Asterisk denotes entries on real places.
Libya Hill. North Carolina town modeled closely on Wolfe’s hometown of Asheville that is Webber’s birthplace and hometown. When he returns there to attend his mother’s funeral, he comes to the realization that Libya Hill no longer furnishes him with any opportunities, that he cannot, in fact, go home again. Meanwhile, signs of America’s faltering economy during the Great Depression are evident in the closing of the local bank, the Citizens Trust Company.
*Brooklyn. New York City borough in which Webber, following Wolfe’s own experience there, lives a spartan existence for four years, as he struggles to publish his second book. Brooklyn is full of dilapidated housing, seedy hot dog stands, broken-down roads, and dreary coffeehouses. During his residence there, Webber receives his only comfort from the company of his editor, Foxhall Edwards, who helps Webber cope with the mixed reviews that greet his first novel.
*London. Webber goes to the capital of Great Britain in 1934, seeking fame and adventure and an escape from his monotonous life in Brooklyn. There, he rents a flat while trying to finish another novel. He hopes that the culture and civilization of the Old World will supply him with ample experiences to write about and the motivation to succeed. He lives on the third floor of a small London house that he shares with a doctor’s office and a tailor shop; during the evenings, he has the entire place to himself. While in London, Webber meets the author Lloyd McHarg (modeled on F. Scott Fitzgerald), who calls Webber one of the leading young figures of the American literary scene. McHarg gives Webber incentive to go on with his writing.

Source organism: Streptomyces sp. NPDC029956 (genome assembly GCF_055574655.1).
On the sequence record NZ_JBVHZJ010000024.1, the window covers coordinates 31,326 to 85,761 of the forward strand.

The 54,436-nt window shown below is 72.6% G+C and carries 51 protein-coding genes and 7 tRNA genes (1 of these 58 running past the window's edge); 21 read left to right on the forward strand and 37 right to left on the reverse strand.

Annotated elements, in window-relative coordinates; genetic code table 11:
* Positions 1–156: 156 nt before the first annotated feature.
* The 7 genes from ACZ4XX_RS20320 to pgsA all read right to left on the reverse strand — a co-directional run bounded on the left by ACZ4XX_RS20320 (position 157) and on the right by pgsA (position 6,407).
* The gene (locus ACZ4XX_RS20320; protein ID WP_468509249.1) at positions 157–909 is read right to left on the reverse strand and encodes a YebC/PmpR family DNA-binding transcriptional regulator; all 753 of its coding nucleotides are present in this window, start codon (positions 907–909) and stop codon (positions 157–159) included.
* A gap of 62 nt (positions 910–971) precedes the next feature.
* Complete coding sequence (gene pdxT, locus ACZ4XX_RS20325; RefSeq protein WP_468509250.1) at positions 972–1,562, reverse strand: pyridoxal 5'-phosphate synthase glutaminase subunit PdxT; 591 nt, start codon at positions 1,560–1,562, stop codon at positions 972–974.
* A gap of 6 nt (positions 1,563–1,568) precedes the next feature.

*Berlin. After a brief return to New York to deliver his second novel, Webber goes to Germany, which he visited several years earlier and came to regard as one of the great founts of European culture. In keeping with the theme that one can never truly return to the past, Webber encounters a Germany drastically altered by the rise of Adolf Hitler and Nazism. Although he still admires the natural beauty of Germany, he eventually concludes that Nazism is a manifestation of humankind’s historical preoccupation with barbarism, cruelty, and hatred.